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Fallacies

Argumentation 1 (3):255-262 (1987)

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  1. Handbook of Argumentation Theory.Frans Hendrik van Eemeren, Erik Bart Garssen, A. Francisca Snoeck Henkemans C. W. Krabbe, Jean Bart Verheij & H. M. Wagemans - 2014 - Dordrecht, Netherland: Springer.
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  • Kant's Idea of the Highest Good: Its Ethical Importance for the Overcoming of Evil and to Answer the 'Whither' Question.Alonso Villarán - 2011 - Proceedings of the Southeast Philosophy Congress.
  • Reasons.Larry Wright - 2019 - Topoi 38 (4):751-762.
    The temptation to look for the “purely normative essence” of argument stems from the understandable ambition to distinguish rational persuasion from mere persuasion. But in seeking a purely normative notion of argument it is easy to overlook—or actually deny—that rational persuasion is a kind of persuasion. The burden of this essay is to show that the concept of reason from which our interest in argument derives can only exist and have normative force as a kind of persuasion, that is, as (...)
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  • Fallacies and the Concept of an Argument.Dale Turner - 1999 - Dissertation, University of California, Riverside
    This dissertation argues that recent theoretical attempts to understand fallacious reasoning fail because these theories presuppose problematic accounts of the nature of argument. Current fallacy theories agree that a fallacy is a mistake, but differ wildly about what sort of mistake it is. Chapters one through three explore three very different suggestions. Chapter one is devoted to an examination of the oldest of the modern theoretical accounts of fallacious reasoning, what Hamblin calls the standard treatment. Chapter two begins with a (...)
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  • An Informal Logic Bibliography.Hans V. Hansen - 1990 - Informal Logic 12 (3).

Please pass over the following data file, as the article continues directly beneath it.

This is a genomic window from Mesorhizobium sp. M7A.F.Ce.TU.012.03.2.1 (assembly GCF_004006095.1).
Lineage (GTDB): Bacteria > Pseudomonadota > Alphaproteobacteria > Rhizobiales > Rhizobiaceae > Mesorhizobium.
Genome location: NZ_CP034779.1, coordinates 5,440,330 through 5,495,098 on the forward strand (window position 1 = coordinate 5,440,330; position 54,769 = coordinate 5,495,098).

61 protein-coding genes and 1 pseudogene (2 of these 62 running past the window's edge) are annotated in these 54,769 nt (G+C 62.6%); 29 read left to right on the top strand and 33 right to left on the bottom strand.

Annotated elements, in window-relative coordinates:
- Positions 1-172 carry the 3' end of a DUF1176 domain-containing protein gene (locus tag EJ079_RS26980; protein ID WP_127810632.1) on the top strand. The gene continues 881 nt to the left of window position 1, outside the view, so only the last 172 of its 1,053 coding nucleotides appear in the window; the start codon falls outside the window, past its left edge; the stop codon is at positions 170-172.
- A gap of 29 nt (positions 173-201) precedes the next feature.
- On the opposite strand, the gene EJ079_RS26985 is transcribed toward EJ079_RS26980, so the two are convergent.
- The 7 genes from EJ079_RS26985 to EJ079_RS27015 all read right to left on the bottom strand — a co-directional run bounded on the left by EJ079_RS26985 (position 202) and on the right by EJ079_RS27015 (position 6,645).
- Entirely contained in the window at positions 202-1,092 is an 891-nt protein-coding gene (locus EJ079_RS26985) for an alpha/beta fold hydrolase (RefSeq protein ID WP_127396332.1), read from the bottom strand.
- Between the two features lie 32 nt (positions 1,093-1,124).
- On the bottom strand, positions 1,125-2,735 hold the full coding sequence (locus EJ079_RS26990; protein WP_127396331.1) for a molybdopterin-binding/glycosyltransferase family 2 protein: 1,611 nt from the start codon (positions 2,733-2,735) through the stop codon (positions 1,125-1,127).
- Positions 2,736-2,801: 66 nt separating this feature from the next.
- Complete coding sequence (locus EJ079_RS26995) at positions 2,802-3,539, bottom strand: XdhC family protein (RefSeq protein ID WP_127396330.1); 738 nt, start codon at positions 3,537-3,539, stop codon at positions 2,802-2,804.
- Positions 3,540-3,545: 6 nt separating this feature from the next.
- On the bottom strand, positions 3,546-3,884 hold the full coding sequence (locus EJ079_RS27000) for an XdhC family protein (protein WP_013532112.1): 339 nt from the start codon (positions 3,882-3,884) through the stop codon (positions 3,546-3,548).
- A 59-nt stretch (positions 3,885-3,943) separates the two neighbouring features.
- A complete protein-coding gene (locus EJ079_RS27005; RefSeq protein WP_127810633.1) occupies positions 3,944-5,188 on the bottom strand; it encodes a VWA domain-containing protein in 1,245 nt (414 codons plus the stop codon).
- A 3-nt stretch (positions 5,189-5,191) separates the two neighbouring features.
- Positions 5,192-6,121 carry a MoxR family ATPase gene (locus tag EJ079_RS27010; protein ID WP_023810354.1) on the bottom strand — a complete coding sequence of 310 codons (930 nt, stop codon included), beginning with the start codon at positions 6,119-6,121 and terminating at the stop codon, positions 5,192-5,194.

• Introduction: The Epistemological Approach to Argumentation--A Map.Christoph Lumer - 2005 - Informal Logic 25 (3):189-212.
    An overview of the epistemological approach to argumentation, explaining what it is, justifying it as better than a rhetorical or a consensual ist approach.systematizing the main directions and theories according to their criteria for good argumentation and presenting their contributions to major topics of argumentation theory. Also. an introduction to the articles of the two special issues of Informal Logic about the epistemological approach to argumentation.
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  • The Epistemological Approach to Argumentation–A Map.Christoph Lumer - 2005 - Informal Logic 25 (3):189-212.
  • Tempting Mistakes: Toward a Rylean Account of Fallacies.Dale Turner - unknown
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  • Epistemic Normativity, Argumentation, and Fallacies.Harvey Siegel & John Biro - 1997 - Argumentation 11 (3):277-292.
    In Biro and Siegel we argued that a theory of argumentation mustfully engage the normativity of judgments about arguments, and we developedsuch a theory. In this paper we further develop and defend our theory.
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  • Critique of an Epistemic Account of Fallacies.Jonathan E. Adler - 1993 - Argumentation 7 (3):263-272.
    An epistemic account of fallacies is one which takes it as a necessary condition for a fallacy that it has a tendency to produce false or unwarranted beliefs. The most sophisticated form of this account occurs in an article by Robert J. Fogelin and Timothy J. Duggan (“Fallacies,”Argumentation 1, 1987, pp. 255–262). I criticize the Fogelin and Duggan proposal, in particular, and epistemic accounts, more generally. Though an epistemic approach is attractive, it enlarges the class of fallacies, beyond what would (...)
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  • Logical Fallacies as Codified Within the Conceptual System of the Lvov-Warsaw School.Marcin Koszowy - 2012 - Studies in Logic, Grammar and Rhetoric 30 (43).
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  • Commentary on Koszowy.George Boger - unknown
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  • On the Concepts of Logical Fallacy and Logical Error.Marcin Koszowy - unknown
  • Look Before You Leap.Michael Wreen - 2009 - Social Epistemology 23 (2):89 – 104.
    This paper is a critical analysis of three theories of fallacy, those of Ralph Johnson, of Jaakko Hintikka, and of Robert Fogelin and Timothy Duggan. Although the theories are very different from one another, all oppose the traditional, non-dialectical view of a fallacy as a mistaken inference. The theories are exposed and explained in detail, and then subjected to critical examination. For a variety of reasons, all are found seriously wanting. The mistakes of each suggest that it is better to (...)
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